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Equipment and Clothing for Trekking in Tibet

Time:25-12-2019 This Article is Composed by BudgetTibetTour

If you plan a trekking tour in Tibet, you may wonder what equipment and clothing you need to bring. This guide will tell you how to prepare the equipment and clothing before your trekking tour. When planning your clothing needs for a trek, think in terms of layers. Layers of clothing will keep you warm, but can be removed gradually to prevent overheating. During spring and autumn, the night temperatures in the mountains often dip below freezing, making warm gear essential. In summer, the days can be hot, requiring light cotton. Good wet-weather gear is recommended during rainy summer months. The mountainous regions of Tibet can receive snow any month of the year; be prepared for cold weather if you plan to trek at elevations above 4,000 meters. Below is a list of suggested equipment, clothing, and accessories for Tibet.

Equipment

Footwear: Hiking boots should have thick soles and be high enough to provide adequate ankle support. Consider rain shoes for treks during the rainy summer months, for example, a pair of sandals or sneakers for crossing rivers and wearing in camp.

Packs: If you plan to backpack, use a pack with a wide, cushioned waist belt and thick shoulder straps that will comfortably support weight. On simple treks, you only need a day pack to carry your daily essentials. This pack should have padded shoulder straps, a wide waist belt, and a volume of about 1,500 to 2,000 cubic inches.

Duffel bag: A long, heavy-duty canvas or nylon bag that can be secured with a padlock. Waterproof by lining it with one or two thick plastic bags.

Sleeping bag: A three-season (spring-summer-autumn), mummy-style down or fiber-filled bag rated to about 10 to 15℉.

Inner sheet: A silk or cotton inner sheet minimizes the need to wash your sleeping bag.

Rain gear: Raincoat should be roomy, preferably mid-thigh in length, and have a waterproof hood. Rain pants can double as wind pants. High-quality coated nylon materials are best.

Tent: A sturdy, lightweight, waterproof nylon tent with collapsible aluminum poles is best.

Fuel stove: Choose an efficient lightweight camping stove that can burn kerosene, the most readily available liquid cooking fuel in Tibet.

Water bottle: One or two plastic or metal leak proof quart or liter bottles.

Toilet paper: Stock up before the trek.

Flashlight: A headlamp is ideal for camping. Prepare batteries in advance.

Sunglasses: For Tibet’s bright, high-altitude sunlight.

Sun creams and lip balm: Sunblock rated 30 SPF or higher is the best.

Camera: You’ll regret not bringing one, and please remember to charge up before trekking.

Snack foods: Nuts, chocolate bars, dried fruit, hard candies, meat or fruit jerky, and flavoured drink mixes are much appreciated trail treats.

Clothing:

Thermal underwear: One or two pairs of long-sleeved tops and bottoms made from wool, silk, polypropylene, or a similar synthetic fiber. Short-sleeved thermal tops are good on cool days while trekking. Avoid cotton long underwear.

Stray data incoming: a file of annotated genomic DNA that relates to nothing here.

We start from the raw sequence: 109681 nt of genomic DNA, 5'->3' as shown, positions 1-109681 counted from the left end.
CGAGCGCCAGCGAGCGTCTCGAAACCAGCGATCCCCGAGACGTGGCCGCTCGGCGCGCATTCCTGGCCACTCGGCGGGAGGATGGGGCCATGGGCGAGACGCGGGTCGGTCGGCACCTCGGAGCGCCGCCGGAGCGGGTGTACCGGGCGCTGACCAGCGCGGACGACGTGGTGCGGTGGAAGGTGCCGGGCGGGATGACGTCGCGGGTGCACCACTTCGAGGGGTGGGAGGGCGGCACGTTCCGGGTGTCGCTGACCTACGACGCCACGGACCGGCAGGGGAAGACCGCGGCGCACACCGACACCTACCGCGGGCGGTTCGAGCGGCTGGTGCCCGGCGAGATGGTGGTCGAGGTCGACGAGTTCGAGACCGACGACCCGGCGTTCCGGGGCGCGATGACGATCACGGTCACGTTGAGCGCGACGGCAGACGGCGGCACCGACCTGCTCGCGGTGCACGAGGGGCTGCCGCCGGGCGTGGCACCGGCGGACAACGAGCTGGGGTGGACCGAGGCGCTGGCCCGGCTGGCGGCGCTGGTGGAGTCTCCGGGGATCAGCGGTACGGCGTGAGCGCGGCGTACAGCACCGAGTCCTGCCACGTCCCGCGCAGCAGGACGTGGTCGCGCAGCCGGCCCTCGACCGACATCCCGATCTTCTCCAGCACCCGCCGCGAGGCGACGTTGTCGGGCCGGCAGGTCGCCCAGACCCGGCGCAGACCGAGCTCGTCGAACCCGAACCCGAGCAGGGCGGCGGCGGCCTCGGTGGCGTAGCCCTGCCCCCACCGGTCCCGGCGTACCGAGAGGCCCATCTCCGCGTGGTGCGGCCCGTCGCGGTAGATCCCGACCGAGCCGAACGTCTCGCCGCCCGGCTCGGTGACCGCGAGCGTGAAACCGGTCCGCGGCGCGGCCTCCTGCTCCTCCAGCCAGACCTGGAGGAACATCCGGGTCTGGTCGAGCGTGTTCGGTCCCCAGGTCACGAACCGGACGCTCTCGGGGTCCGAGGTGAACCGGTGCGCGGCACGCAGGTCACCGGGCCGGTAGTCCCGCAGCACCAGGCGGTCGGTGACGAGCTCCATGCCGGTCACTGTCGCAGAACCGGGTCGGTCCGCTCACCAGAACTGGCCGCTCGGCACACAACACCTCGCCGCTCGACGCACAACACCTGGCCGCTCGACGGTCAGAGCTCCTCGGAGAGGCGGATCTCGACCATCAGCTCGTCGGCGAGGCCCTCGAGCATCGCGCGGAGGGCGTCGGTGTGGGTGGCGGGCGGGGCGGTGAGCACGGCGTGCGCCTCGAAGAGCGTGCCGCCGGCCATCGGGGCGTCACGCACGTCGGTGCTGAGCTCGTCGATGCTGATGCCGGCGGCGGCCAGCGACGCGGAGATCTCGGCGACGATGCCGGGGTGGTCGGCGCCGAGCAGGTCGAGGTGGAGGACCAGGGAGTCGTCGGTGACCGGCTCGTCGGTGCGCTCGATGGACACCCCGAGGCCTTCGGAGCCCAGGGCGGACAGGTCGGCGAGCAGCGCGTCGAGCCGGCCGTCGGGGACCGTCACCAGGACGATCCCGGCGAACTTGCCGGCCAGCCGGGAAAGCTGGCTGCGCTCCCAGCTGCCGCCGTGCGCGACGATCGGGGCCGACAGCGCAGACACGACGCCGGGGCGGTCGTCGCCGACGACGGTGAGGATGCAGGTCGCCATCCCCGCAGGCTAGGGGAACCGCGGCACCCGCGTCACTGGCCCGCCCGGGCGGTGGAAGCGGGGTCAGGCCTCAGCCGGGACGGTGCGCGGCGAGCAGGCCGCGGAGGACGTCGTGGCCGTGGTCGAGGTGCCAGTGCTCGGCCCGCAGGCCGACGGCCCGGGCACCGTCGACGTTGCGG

Underpants: Four or five pairs.

Socks: At least three pairs of wool socks, and several pairs of cotton socks. Hand-knit wool socks are available in Lhasa.

Shirts: One long-sleeved shirt made of wool, flannel, or chamois; one or two long-sleeved cotton shirts. And two or three cotton T-shirts.

Pants: Men should plan to take one pair of loose fitting wool or fiber pile pants and one pair of lighter weight cotton or polyester blend pants. Women can also bring several pairs of lighter cotton pants. Shorts are not appropriate at any time in Tibet for men and women.

Sweater: Wool or wool mix with a high neck for extra warmth.

Jacket: A fiber pile jacket is ideal for trekking and evenings in camp.

Headgear: One wool or fiber pile ski style cap or balaclava for warmth. A lightweight brimmed hat is good for sun protection. Inexpensive broad brimmed felt and straw hats are sold in Tibet’s markets.

Scarf: Wool or silk is best, or use a fiber pile neck gaiter.

 
Trekking equipment

 
Trekking equipment

 

Travelers' Questions Might Help

The questions raised by our past customers can help you get a more clear picture about tours to Tibet, read them or tell us your own questions please contract us, our specialists will reply you within 24 hours.

Ms. Ho*** from: When to get my Tibet permit
January 15, 2020 05:11

Hello, we are considering to travel in Tibet in summer. We are a family of 5, two adults and three kids, age 13(then), 10, 8. We are interested in the 10 days Mt. EBC & Namtso Lake Group tour. We are US citizens with valid 10-year Chinese multiple entry visa, which we have applied when we went to Beijing in 2019. We are currently living in South Korea.  

Questions:

1. Are kids suitable (or even allowed) for this tour?  

2. If kids can join, are there any discount deals for kids?

Answered by Helen
January 15, 2020 07:54

Dear Ms. Ho***,

    Greetings from Helen at Budget Tibet Tour and welcome you to join our 10 days Mt. Everest & Namtso Lake group tour. For your questions: 1. Your kids are suitable for this tour. Travelling in Tibet is as safe for kids as it is for their parents. While the high Tibetan plateau may be the highest place on the planet, very often, the kids that visit this region are more adaptable and have fewer problems than their parents. We also have arranged wonderful Tibet tours for many families with kids such as a tour to EBC for a family with a 3-year-old son, a 9-year-old girl and a 11-year-old boy, they did have fun in Tibet and there is no problem for them. Or you can take some medicine under the guidance of doctor to prevent high altitude before enter Tibet. 2. If kids travel with you, we'll offer some discount for them, please check your email and find more detailed information. Thanks & Regards

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